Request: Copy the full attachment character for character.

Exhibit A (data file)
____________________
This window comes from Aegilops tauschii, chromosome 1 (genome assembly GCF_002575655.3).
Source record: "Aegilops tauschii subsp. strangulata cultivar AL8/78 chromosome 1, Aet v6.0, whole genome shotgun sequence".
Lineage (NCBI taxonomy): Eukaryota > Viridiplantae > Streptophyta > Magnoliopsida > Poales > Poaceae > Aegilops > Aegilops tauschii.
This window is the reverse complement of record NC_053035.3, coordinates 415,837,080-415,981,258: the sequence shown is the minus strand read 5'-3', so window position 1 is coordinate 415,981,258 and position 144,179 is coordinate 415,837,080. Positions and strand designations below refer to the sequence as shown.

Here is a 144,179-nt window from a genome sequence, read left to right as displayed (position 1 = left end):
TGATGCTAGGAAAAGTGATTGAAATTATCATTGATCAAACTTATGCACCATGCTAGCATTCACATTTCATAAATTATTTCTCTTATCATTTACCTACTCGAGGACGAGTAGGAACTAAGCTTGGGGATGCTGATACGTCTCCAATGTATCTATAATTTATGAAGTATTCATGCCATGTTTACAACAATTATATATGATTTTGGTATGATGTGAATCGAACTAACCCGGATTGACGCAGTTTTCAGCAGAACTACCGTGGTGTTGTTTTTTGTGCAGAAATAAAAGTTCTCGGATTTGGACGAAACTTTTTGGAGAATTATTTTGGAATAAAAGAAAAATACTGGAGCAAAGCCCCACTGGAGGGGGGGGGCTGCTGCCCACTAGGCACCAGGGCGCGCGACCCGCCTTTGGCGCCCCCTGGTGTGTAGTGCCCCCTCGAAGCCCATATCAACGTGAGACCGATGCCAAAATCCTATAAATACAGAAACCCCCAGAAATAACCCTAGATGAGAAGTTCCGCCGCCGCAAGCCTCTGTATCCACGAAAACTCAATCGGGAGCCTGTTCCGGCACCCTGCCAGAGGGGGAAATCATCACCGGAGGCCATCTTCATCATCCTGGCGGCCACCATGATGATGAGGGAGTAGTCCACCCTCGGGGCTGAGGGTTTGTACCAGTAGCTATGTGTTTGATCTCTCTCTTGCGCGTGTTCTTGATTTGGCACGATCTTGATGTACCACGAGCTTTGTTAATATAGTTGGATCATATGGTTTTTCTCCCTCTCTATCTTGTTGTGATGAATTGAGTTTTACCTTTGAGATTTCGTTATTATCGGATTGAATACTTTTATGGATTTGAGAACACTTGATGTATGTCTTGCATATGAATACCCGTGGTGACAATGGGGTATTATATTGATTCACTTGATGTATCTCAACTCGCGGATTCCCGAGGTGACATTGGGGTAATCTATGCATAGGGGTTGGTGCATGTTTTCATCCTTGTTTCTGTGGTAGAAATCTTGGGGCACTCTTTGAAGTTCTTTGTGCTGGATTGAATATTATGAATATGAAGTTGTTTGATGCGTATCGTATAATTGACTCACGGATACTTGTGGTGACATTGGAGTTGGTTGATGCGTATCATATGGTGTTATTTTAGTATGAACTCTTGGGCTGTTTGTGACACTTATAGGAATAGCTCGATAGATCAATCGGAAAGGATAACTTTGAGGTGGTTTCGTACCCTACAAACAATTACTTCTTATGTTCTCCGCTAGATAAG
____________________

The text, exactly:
This window comes from Aegilops tauschii, chromosome 1 (genome assembly GCF_002575655.3).
Source record: "Aegilops tauschii subsp. strangulata cultivar AL8/78 chromosome 1, Aet v6.0, whole genome shotgun sequence".
Lineage (NCBI taxonomy): Eukaryota > Viridiplantae > Streptophyta > Magnoliopsida > Poales > Poaceae > Aegilops > Aegilops tauschii.
This window is the reverse complement of record NC_053035.3, coordinates 415,837,080-415,981,258: the sequence shown is the minus strand read 5'-3', so window position 1 is coordinate 415,981,258 and position 144,179 is coordinate 415,837,080. Positions and strand designations below refer to the sequence as shown.

Here is a 144,179-nt window from a genome sequence, read left to right as displayed (position 1 = left end):
TGATGCTAGGAAAAGTGATTGAAATTATCATTGATCAAACTTATGCACCATGCTAGCATTCACATTTCATAAATTATTTCTCTTATCATTTACCTACTCGAGGACGAGTAGGAACTAAGCTTGGGGATGCTGATACGTCTCCAATGTATCTATAATTTATGAAGTATTCATGCCATGTTTACAACAATTATATATGATTTTGGTATGATGTGAATCGAACTAACCCGGATTGACGCAGTTTTCAGCAGAACTACCGTGGTGTTGTTTTTTGTGCAGAAATAAAAGTTCTCGGATTTGGACGAAACTTTTTGGAGAATTATTTTGGAATAAAAGAAAAATACTGGAGCAAAGCCCCACTGGAGGGGGGGGGCTGCTGCCCACTAGGCACCAGGGCGCGCGACCCGCCTTTGGCGCCCCCTGGTGTGTAGTGCCCCCTCGAAGCCCATATCAACGTGAGACCGATGCCAAAATCCTATAAATACAGAAACCCCCAGAAATAACCCTAGATGAGAAGTTCCGCCGCCGCAAGCCTCTGTATCCACGAAAACTCAATCGGGAGCCTGTTCCGGCACCCTGCCAGAGGGGGAAATCATCACCGGAGGCCATCTTCATCATCCTGGCGGCCACCATGATGATGAGGGAGTAGTCCACCCTCGGGGCTGAGGGTTTGTACCAGTAGCTATGTGTTTGATCTCTCTCTTGCGCGTGTTCTTGATTTGGCACGATCTTGATGTACCACGAGCTTTGTTAATATAGTTGGATCATATGGTTTTTCTCCCTCTCTATCTTGTTGTGATGAATTGAGTTTTACCTTTGAGATTTCGTTATTATCGGATTGAATACTTTTATGGATTTGAGAACACTTGATGTATGTCTTGCATATGAATACCCGTGGTGACAATGGGGTATTATATTGATTCACTTGATGTATCTCAACTCGCGGATTCCCGAGGTGACATTGGGGTAATCTATGCATAGGGGTTGGTGCATGTTTTCATCCTTGTTTCTGTGGTAGAAATCTTGGGGCACTCTTTGAAGTTCTTTGTGCTGGATTGAATATTATGAATATGAAGTTGTTTGATGCGTATCGTATAATTGACTCACGGATACTTGTGGTGACATTGGAGTTGGTTGATGCGTATCATATGGTGTTATTTTAGTATGAACTCTTGGGCTGTTTGTGACACTTATAGGAATAGCTCGATAGATCAATCGGAAAGGATAACTTTGAGGTGGTTTCGTACCCTACAAACAATTACTTCTTATGTTCTCCGCTAGATAAG